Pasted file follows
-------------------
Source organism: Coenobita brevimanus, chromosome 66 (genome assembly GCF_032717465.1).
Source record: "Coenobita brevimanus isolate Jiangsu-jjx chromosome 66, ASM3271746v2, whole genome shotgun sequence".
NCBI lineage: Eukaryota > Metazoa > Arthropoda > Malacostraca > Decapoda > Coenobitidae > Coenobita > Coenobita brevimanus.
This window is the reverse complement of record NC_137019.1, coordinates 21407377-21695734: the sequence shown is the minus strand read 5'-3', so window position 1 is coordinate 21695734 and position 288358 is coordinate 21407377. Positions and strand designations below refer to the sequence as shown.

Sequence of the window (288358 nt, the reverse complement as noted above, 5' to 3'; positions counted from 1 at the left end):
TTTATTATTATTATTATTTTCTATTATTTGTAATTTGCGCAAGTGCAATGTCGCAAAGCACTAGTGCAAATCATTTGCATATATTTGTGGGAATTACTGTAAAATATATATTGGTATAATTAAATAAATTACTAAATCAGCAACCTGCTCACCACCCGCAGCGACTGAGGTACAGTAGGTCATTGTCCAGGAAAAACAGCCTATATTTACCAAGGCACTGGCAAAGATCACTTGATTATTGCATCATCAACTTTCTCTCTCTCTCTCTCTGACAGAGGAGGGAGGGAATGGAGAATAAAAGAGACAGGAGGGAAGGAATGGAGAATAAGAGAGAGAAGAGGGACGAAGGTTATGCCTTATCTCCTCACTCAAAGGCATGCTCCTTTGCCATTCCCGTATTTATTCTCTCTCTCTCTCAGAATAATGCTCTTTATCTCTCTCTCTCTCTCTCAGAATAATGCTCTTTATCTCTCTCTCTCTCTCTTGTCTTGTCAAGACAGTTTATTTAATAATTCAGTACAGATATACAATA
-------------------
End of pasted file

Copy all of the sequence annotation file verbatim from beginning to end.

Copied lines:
Source organism: Coenobita brevimanus, chromosome 66 (genome assembly GCF_032717465.1).
Source record: "Coenobita brevimanus isolate Jiangsu-jjx chromosome 66, ASM3271746v2, whole genome shotgun sequence".
NCBI lineage: Eukaryota > Metazoa > Arthropoda > Malacostraca > Decapoda > Coenobitidae > Coenobita > Coenobita brevimanus.
This window is the reverse complement of record NC_137019.1, coordinates 21407377-21695734: the sequence shown is the minus strand read 5'-3', so window position 1 is coordinate 21695734 and position 288358 is coordinate 21407377. Positions and strand designations below refer to the sequence as shown.

Sequence of the window (288358 nt, the reverse complement as noted above, 5' to 3'; positions counted from 1 at the left end):
TTTATTATTATTATTATTTTCTATTATTTGTAATTTGCGCAAGTGCAATGTCGCAAAGCACTAGTGCAAATCATTTGCATATATTTGTGGGAATTACTGTAAAATATATATTGGTATAATTAAATAAATTACTAAATCAGCAACCTGCTCACCACCCGCAGCGACTGAGGTACAGTAGGTCATTGTCCAGGAAAAACAGCCTATATTTACCAAGGCACTGGCAAAGATCACTTGATTATTGCATCATCAACTTTCTCTCTCTCTCTCTCTGACAGAGGAGGGAGGGAATGGAGAATAAAAGAGACAGGAGGGAAGGAATGGAGAATAAGAGAGAGAAGAGGGACGAAGGTTATGCCTTATCTCCTCACTCAAAGGCATGCTCCTTTGCCATTCCCGTATTTATTCTCTCTCTCTCTCAGAATAATGCTCTTTATCTCTCTCTCTCTCTCTCAGAATAATGCTCTTTATCTCTCTCTCTCTCTCTTGTCTTGTCAAGACAGTTTATTTAATAATTCAGTACAGATATACAATA